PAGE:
I don’t like living my life as though everyone is going to hurt me. I don’t like snapping at anyone who makes a pass at me-I’m practically biting their heads off all the time. I hate that I use previous unresolved trauma as an excuse for not allowing anyone within a five mile radius of me. I really don’t like feeling alone all the time, watching everyone else be, y’know, not alone.

I don’t like being considered an “attractive girl,” because that implies that my physical attributes are the primary cause that allures people in my direction. The “attractive girl” doesn’t seem to get what I want more than anything, which is the security of someone somewhere who understands me in all my flaws and contradictions, has seen me at my ugliest, and wants me to stay.

I don’t like holding myself to standards of perfectionism, and inevitably falling short of it every time-doomed to perpetual disappointment.

I don’t like that I’m still up writing this stupid post that will likely be deleted in the morning.

I don’t like thinking that things will always be this way.

M.

Temerarious

 

I spent the last weekend bedridden with a horrible flu.

The flu can be detrimental to one’s health in a number of ways- there’s the physical component of the illness, of course, in which the immune system is insufficient for fighting off pathogens, but there’s a physiological component that, in my experience, is far more harmful than any fever, bout of chills, or stuffy nose.

When you’re as sick as I was last weekend, you have no other option but to slow down-your body insists. But your brain is not forcibly stagnated to the extent that your limbs might be. What I’m saying in way more words than are necessary is that I had far too much time for thinking over the past couple of days for my own good.

In a desperate attempt to occupy my mind and focus my racing, unorganized thoughts, I began (and finished) the Netflix original series Thirteen Reasons Why. For those of you who haven’t heard of it, I suggest that you set apart the next 13 hours and binge the entire series. If you don’t have the time for that, I’ll provide a brief synopsis.

The story centers around Hannah, a high schooler who takes her own life, but not before explaining her reasons for doing so via 13 audio tape recordings. The topic of each tape is one of her classmates who has contributed to her ultimate decision to commit suicide. Among those reasons are betrayal, rape, objectification, and harassment. Ironically, all things that I have experienced, as well.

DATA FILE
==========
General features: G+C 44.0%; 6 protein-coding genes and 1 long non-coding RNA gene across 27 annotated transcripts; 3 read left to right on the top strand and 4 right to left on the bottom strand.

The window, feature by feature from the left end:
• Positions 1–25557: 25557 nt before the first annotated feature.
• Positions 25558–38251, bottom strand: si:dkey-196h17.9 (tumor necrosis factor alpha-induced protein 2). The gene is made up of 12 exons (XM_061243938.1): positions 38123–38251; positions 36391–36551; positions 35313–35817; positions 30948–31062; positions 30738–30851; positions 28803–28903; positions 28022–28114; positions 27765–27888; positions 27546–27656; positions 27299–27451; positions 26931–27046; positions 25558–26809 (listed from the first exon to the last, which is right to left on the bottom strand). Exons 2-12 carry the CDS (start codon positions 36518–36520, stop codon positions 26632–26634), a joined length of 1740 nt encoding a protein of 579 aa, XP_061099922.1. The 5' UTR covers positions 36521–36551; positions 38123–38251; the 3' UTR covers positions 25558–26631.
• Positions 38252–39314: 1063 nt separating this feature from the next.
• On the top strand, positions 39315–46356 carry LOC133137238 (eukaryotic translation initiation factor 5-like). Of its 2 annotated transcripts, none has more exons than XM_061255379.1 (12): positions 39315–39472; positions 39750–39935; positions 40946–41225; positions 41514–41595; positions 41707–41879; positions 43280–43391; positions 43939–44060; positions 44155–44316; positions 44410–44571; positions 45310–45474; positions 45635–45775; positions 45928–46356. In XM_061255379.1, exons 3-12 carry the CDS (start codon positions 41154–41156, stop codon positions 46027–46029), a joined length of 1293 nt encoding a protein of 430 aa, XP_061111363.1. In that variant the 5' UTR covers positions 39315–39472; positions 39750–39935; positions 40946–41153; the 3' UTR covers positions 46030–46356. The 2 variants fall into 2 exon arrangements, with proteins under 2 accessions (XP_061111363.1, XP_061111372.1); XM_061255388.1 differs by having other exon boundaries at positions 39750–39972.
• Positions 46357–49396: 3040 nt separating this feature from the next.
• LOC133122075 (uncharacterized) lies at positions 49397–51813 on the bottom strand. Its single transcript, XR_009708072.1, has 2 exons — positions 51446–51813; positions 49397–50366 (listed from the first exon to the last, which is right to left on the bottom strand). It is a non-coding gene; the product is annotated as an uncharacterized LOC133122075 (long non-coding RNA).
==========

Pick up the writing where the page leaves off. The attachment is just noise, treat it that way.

This powerful series was profound and resonated deeply with me, and unfortunately, has forced me to face some things that I’ve never truly allowed myself to process. Ever since my body was invaded, it’s felt as though it no longer belongs to me. And sometimes I feel that all I am is a body, and maybe that’s why I haven’t been handled with care-by men since him, or by me. The most practical remedy is to enclose oneself in a pod of isolation-just big enough for one. Because the illusion of control is much more satisfying there.

I’ve been played with, used, ridiculed, and objectified. I am left weak, afraid, and tired.

I’d like to think that I’d never engage in self-harm, but this sudden flooding of relived past experiences has forced me to feel things that I’ve suppressed for far too long, and I’m paying for it now. How does one who’s deceived herself into strength cope with the fact that she’s been wounded the whole time?

I think that the biggest take-away message I got from viewing Thirteen Reasons was that we are reckless. Humans are reckless people with little to no awareness on how significant our actions can be in the grand scheme of things. Our actions have the power to significantly alter another’s perception of self, and the consequences of a poor self-perception can, as in Hannah’s case, be fatal.

Human interaction is a complex phenomenon, and everyone experiences his or her own truth. If you claim that I hurt you, I don’t get to decide that I didn’t. So it’s best to err on the side of safety, right?

Unfortunately, unless you’re Ghandi or Mother Teresa, you will inevitably hurt those you interact with, intentionally or not. But we don’t walk around with a gauge pinned to our shirts, notifying those around us how close we are to our breaking points.

It’d be extremely difficult, and frankly boring (not to mention unrealistic) to treat everyone as if they are fragile as fine China, all of the time for the rest of our lives. That’s where I think that a little self-awareness could go a long way. And believe me, my hands are definitely not clean here.

Watching the way Hannah was treated by her classmates in Thirteen Reasons was piercingly painful for me to watch. I could feel her solitude through my computer screen, and it transported me back to my own lonely years as a high school student. (Which was much more difficult in some ways than my desolate college years now.) Each episode’s conclusion catalyzed another stream of tears from my eyes, and I found myself in bouts of severe regret for the way my life has been going so far.

People can cause a lot of harm, but they can also do a lot of good. The only problem is, once you’ve experienced enough harm, you find that it’d be foolish to put yourself out there in pursuit of some good, because that would leave you vulnerable to even more harm.

So, you withdraw further.

And what’s so noble about being fine all the time, anyway? Why does being able to be okay with people treating you like shit make you strong? Resilient, maybe. But I’d argue that strength is found by allowing yourself to feel real pain-to hurt to the extent that it hurts, and to heal in your own time, and your own way.

That’s what I feel like my experience from this weekend is forcing me to do-to allow myself to not be fine anymore. Because the last thing I am is okay. I am weak, wounded and alone. And if I don’t accept that now and deal with it, the next time I get hurt might pull me completely under water, and I’ll drown.

I fully admit that I’ve done more than my fair share of harm to other people. My hands are far from clean. But I’ve gained a heightened awareness of my deeds and their potential for harm or help to my fellow man.

But why are we so reckless with each others’ lives? Should it not be more of a priority to minimize the pain we inflict? Or are we simply just not aware?

M.